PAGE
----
Something like this – 8 Films to Die For – when they try to release eight original, non-sequel, non-remake, non-Japanese remakes of sequels – it’s great. Adam Green’s HATCHET – what he was trying to do with that film is wonderful – to make a stand-alone film. I thought it was a lot of fun.

CINEFANTASTIQUE ONLINE: Adam Green says some of the same things you do about the horror audience, that they will pay to see a remake of HALLOWEEN, then go onto the Internet Movie Database message board and complain that it sucked.

ROLFE KANEFSKY: Yeah, exactly. And they will buy it because they have to complete their collection; they have to have every film.

It’s nice that After Dark is trying to do this. You’re not going to actually get eight great movies every time, but you’re going to get some stuff you wouldn’t have seen and exposure to films that you would never have had the chance to see in theatres. NIGHTMARE MAN was at that situation where the film was going to sit on the shelf for another two years or get a four-hundred screen theatrical release. Well, I guess we’ll go with the theatrical release!

I’m rooting for everybody. The more everything succeeds, the better it is for the business. That’s why I don’t understand the purpose of people on the Internet trashing the genre that they love. You’re warning people against seeing a movie that they’re going to rent anyway. You’re just putting out bad vibes all over the place.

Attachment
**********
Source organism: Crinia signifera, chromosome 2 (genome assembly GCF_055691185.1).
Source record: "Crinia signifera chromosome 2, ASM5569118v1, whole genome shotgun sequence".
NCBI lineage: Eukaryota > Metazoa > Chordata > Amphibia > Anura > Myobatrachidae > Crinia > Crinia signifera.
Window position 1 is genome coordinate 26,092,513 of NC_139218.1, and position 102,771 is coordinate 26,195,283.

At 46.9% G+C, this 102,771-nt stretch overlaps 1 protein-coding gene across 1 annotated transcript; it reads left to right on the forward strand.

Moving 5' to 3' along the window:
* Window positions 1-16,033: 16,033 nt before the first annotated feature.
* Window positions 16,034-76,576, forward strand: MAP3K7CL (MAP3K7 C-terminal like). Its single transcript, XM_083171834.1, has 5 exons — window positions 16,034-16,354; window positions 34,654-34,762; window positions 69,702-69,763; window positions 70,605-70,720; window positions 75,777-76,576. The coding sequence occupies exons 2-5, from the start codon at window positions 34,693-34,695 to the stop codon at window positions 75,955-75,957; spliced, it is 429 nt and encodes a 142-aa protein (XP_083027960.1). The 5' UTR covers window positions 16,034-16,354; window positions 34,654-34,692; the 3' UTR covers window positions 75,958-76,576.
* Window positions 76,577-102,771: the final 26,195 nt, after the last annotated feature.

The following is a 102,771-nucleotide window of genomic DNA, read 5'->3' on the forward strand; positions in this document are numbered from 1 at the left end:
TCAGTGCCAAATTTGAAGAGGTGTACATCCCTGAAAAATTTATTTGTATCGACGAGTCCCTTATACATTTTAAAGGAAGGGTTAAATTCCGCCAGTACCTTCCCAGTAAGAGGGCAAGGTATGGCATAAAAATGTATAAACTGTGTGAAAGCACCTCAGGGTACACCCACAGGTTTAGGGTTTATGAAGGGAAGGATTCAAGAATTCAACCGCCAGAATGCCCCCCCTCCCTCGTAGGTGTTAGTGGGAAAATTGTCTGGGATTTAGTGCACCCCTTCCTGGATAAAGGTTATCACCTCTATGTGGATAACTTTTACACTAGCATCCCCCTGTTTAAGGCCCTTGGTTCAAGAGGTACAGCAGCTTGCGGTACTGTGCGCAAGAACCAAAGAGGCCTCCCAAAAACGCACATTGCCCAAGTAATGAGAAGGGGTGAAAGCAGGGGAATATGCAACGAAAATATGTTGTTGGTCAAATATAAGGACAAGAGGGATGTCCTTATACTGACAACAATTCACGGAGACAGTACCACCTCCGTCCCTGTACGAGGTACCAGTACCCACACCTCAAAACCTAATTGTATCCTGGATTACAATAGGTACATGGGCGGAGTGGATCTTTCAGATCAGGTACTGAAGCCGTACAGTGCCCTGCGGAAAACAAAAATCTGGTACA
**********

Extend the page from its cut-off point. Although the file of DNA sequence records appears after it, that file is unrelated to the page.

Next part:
CINEFANTASTIQUE ONLINE: Despite the low-budget, NIGHTMARE MAN has some computer-generated effects.

ROLFE KANEFSKY: There are a few CGI shots in the movie. I wanted, like a lot of people, to go more for the on-set stuff, because CGI – unless you really know how to combine it with the live effects – tends to look like CGI, so I try to stay away from it. A live-effect is still better than a bad CGI thing that takes you completely out of any reality. So we only use CGI a few times, sparingly, and you can really only notice it in the final attack, because it’s a vapor thing. Al Magliccetti, who did the CGI with Eye Candy, did a wonderful job, and it was really cool. If you know how to use it properly, it’s fun. This combines live effects that we did on set with some CGI enhancement.

CINEFANTASTIQUE ONLINE: At Shriekfest, you mentioned being pleased with using CGI extensively only during the climax. Had you considered using it throughout?

ROLFE KANEFSKY: We never intended to use more. We never intended to use that much at the end. We got a deal with Al, and we realized it would help if we saw something, because it was really an invisible kind of attack. Tiffany gave an amazing performance, but it helped to put something in there.